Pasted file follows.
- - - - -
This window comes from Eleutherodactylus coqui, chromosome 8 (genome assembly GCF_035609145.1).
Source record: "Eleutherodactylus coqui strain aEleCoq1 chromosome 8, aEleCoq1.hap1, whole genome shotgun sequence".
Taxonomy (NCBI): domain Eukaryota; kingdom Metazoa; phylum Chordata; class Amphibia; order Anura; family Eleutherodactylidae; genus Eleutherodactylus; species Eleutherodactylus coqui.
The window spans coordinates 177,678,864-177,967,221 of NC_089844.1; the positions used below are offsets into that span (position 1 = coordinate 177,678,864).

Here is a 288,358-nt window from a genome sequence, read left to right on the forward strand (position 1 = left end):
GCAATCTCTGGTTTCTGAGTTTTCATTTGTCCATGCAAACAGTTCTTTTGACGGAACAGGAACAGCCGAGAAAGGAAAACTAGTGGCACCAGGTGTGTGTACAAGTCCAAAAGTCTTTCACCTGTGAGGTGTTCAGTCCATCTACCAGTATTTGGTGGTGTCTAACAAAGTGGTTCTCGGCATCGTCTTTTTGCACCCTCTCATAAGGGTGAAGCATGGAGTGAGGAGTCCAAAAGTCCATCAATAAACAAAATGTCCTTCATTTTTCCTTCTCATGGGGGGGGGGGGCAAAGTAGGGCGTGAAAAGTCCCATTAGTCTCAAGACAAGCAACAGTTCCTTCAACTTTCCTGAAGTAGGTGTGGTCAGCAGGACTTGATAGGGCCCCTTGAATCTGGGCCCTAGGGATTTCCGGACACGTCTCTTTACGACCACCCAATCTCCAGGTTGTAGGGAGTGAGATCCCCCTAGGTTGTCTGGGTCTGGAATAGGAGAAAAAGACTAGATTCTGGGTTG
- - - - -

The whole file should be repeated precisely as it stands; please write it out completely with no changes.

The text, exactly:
This window comes from Eleutherodactylus coqui, chromosome 8 (genome assembly GCF_035609145.1).
Source record: "Eleutherodactylus coqui strain aEleCoq1 chromosome 8, aEleCoq1.hap1, whole genome shotgun sequence".
Taxonomy (NCBI): domain Eukaryota; kingdom Metazoa; phylum Chordata; class Amphibia; order Anura; family Eleutherodactylidae; genus Eleutherodactylus; species Eleutherodactylus coqui.
The window spans coordinates 177,678,864-177,967,221 of NC_089844.1; the positions used below are offsets into that span (position 1 = coordinate 177,678,864).

Here is a 288,358-nt window from a genome sequence, read left to right on the forward strand (position 1 = left end):
GCAATCTCTGGTTTCTGAGTTTTCATTTGTCCATGCAAACAGTTCTTTTGACGGAACAGGAACAGCCGAGAAAGGAAAACTAGTGGCACCAGGTGTGTGTACAAGTCCAAAAGTCTTTCACCTGTGAGGTGTTCAGTCCATCTACCAGTATTTGGTGGTGTCTAACAAAGTGGTTCTCGGCATCGTCTTTTTGCACCCTCTCATAAGGGTGAAGCATGGAGTGAGGAGTCCAAAAGTCCATCAATAAACAAAATGTCCTTCATTTTTCCTTCTCATGGGGGGGGGGGGCAAAGTAGGGCGTGAAAAGTCCCATTAGTCTCAAGACAAGCAACAGTTCCTTCAACTTTCCTGAAGTAGGTGTGGTCAGCAGGACTTGATAGGGCCCCTTGAATCTGGGCCCTAGGGATTTCCGGACACGTCTCTTTACGACCACCCAATCTCCAGGTTGTAGGGAGTGAGATCCCCCTAGGTTGTCTGGGTCTGGAATAGGAGAAAAAGACTAGATTCTGGGTTG